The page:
Planning a visit to the Italian city of Rome? Here are some recommendations*. To view all the photographs (with the captions in full) of the city, click on any image and navigate using the left and right keys.
1. A city of rich history and culture as well as art and architecture, the many piazzas (squares) in Rome feature ancient ruins and constructions. The Piazza di Spagna is at the bottom of the Scalinata di Trinità dei Monti (Spanish Steps) – named as such because it linked the Bourbon Spanish Embassy to the Trinità dei Monti church – thereby connecting the piazza at the bottom and the church at the top. There is also a Baroque fresh-water fountain, the Fontana della Barcaccia (Fountain of the Ugly Boat) just below the steps.
2. What is the most beautiful fountain in Rome was unfortunately undergoing refurbishment. Even with the Fontana di Trevi (Trevi Fountain) closed, there was a small pond of water just in front of the construction, for tourists to do the customary coin-throwing for good luck. Fountains – like the piazzas – are ubiquitous throughout the city, and in its history the Romans constructed elaborate systems of aqueducts (water supply) and sewage systems.
3. In the centre of the Piazza Colonna is the marble Colonna di Marco Aurelio (Column of Marcus Aurelius), the Roman Emperor also known as the philosopher king.
4. The Roman Pantheon, the most preserved building of ancient Rome. This photograph – unfortunately – does the temple no justice, especially when it has the biggest brick dome in the world, was constructed with brilliant engineering and architecture, and houses the tombs of the Italian kings of the past, so a free trip to the interior is absolutely necessary.
5. Built on the site of a former stadium, where ancient Romans watched festivals and games, Piazza Navona is now a beautiful square with three distinct fountains: the Fontana dei Quattro Fiumi (Fountain of the Four Rivers), the Fontana del Moro (Moor Fountain), as well as the Fontana del Nettuno (Fountain of Neptune). On a regular day the piazza is filled with artists plying their trade, with the spray-paint artists attracting the biggest crowds.
6. Once the tallest building in Rome, the Castel Sant’Angelo (Castle of the Holy Angel) was initially used as a mausoleum for the deceased, and thereafter as a fortress and castle. It now houses a museum, but it is also worth walking around the castle grounds in the evening, where families and young children have gatherings and sporting games.
7. On the top is the Pont Sant’Angelo (Bridge of Hadrian), which is decorated with the sculptures of 10 angels. On the bottom is the Ponte Vittorio Emanuele II – just a short walk away – which has high socles holding bronze-winged Victories. Both bridges cross the Tiber river, the third-longest river in Italy and the main watercourse of Rome.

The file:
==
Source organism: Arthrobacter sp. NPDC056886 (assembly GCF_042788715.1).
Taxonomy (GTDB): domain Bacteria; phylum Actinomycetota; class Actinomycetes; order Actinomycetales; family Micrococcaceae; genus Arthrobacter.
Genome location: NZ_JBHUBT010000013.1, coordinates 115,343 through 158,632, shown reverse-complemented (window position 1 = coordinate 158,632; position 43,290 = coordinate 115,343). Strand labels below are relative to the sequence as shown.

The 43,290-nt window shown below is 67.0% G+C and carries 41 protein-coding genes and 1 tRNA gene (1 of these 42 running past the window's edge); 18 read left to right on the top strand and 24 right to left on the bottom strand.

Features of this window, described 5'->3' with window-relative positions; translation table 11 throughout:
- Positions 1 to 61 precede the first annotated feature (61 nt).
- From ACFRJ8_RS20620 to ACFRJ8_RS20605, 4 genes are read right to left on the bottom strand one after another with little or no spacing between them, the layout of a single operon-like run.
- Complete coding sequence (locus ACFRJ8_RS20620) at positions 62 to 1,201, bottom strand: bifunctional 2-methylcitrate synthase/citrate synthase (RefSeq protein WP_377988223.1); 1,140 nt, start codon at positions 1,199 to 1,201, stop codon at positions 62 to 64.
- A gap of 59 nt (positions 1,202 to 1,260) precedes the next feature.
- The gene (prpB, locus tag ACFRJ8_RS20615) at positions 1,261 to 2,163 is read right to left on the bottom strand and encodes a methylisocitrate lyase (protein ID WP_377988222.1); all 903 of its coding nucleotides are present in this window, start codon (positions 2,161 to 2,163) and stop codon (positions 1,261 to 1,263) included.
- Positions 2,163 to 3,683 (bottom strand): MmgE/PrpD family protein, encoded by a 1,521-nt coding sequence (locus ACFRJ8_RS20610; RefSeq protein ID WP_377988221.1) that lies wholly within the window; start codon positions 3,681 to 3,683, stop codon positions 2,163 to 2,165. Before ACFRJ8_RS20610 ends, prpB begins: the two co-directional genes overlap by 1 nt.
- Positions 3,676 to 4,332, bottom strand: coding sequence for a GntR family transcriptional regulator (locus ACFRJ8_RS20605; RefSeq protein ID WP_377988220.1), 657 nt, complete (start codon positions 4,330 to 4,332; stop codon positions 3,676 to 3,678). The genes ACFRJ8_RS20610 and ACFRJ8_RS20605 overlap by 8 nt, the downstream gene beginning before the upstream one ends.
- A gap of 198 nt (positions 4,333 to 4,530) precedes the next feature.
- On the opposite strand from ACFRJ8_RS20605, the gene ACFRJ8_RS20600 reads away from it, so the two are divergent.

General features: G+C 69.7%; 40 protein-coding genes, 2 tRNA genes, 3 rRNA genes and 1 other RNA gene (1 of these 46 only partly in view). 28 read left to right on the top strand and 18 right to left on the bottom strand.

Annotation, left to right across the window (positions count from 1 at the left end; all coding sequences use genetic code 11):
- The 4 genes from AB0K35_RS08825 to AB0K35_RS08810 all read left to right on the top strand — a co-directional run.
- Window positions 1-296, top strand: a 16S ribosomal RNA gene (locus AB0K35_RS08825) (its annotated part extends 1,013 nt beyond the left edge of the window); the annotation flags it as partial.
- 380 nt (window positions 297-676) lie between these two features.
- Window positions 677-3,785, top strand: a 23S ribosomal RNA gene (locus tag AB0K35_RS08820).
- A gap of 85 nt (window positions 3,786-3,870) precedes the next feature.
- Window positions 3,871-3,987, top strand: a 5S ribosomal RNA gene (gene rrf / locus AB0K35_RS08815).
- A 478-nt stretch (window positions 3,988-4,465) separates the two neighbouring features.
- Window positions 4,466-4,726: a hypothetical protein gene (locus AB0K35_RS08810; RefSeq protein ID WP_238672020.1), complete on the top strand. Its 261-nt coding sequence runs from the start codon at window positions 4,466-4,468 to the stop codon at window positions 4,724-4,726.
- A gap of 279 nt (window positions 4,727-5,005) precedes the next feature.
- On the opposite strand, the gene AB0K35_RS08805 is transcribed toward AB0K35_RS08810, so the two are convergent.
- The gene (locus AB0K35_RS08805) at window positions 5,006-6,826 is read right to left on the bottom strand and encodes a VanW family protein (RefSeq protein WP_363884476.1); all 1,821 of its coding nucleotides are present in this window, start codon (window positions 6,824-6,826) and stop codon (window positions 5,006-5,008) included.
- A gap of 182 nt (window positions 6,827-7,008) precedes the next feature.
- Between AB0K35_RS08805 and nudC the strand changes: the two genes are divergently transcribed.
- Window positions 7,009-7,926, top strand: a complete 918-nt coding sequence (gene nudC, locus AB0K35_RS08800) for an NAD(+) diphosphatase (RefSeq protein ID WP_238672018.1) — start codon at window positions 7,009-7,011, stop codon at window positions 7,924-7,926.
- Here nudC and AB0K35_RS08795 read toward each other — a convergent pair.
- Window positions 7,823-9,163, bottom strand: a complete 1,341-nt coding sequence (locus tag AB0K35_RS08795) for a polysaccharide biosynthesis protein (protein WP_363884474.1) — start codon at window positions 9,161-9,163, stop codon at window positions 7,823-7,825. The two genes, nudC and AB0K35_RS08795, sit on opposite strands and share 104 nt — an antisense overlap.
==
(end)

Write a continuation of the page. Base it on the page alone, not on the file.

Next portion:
8. At the central hub of Rome, the Piazza Venezia, where there is a monument to Vittorio Emanuele II – the Monumento Nazionale a Vittorio Emanuele II (National Monument to Victor Emmanuel II) – who was the first king of Italy.
9. The Fountain of the Naiads stands in the middle of the semi-circular Piazza della Repubblica, and the fountain itself – once again, since Rome had a complex water and sewage system – was also connected to an aqueduct. Across the city, there are also taps dispensing cool potable water, which is a welcome relief in the hot, arid summer. Trips should also be made to the piazzas in the nights, when the atmosphere and sights are different.
10. Italian dinner of crayfish and shrimp risotto, lobster tagliatelle, as well as lamb cutlets, and we also shared a plate of fried calamari.
11. At the Colosseum, the largest amphitheatre ever built, there were duels involving gladiators and wild animals, and it has been said that the complex was even flooded for simulated sea battles. The sight of the exterior is grand, but the exhibition and view of the interior is equally impressive. Thus the most important tips, to skip the ridiculously long and uncomfortable queues, are to purchase the tickets online (only 3,000 are allowed into the complex at any one time), and to arrive early (the entrance is open at 8.30am).
12. Do purchase an audio guide and pay close attention to the exhibition panels, since there are so many details: the different steps from the bottom to the top (which segregated the Romans based on their socio-economic class), the pillars and how they were hoisted in the past, and the many archaeological discoveries which shows how the Colosseum was used, decorated, and eventually restored (after earthquakes and attempts by stone-robbers).
13. From the Colosseum the Arco di Constantine (Arch of Constantine) can also be seen. It commemorates a victory of Constantine the Great – the Roman emperor who reunited the empire and won major victories – and along the structure major episodes have been included.
14. At the top of the Palatine Hill (Palatino) – which can be exhausting under the hot summer sun – the Foro Romano (Roman Forum) can be seen. It is said that the original Romans lived on the Palatino, and the Foro Romano was the centre of Roman public life for centuries. After archaeological excavation and preservation various remains and ruins can now be seen.
15. We purchased tickets to the Musei Vaticani (Vatican Museums) – together with an audio guide – in advance, and even though they have an immense historical collection we did not enjoy the visit. We saw the Stanze di Raffaello (the four Raphael Rooms) and the Capella Sistina (Sistine Chapel). There were too many individuals and tour groups, most of whom were jostling to get to the Cappella Sistina, and it was too warm.
16. In Vatican City, at Saint Peter’s Square, where there is a panoramic view of the Papal Basilica of Saint Peter in the Vatican.
* Not an advertisement, and also not sponsored (unfortunately).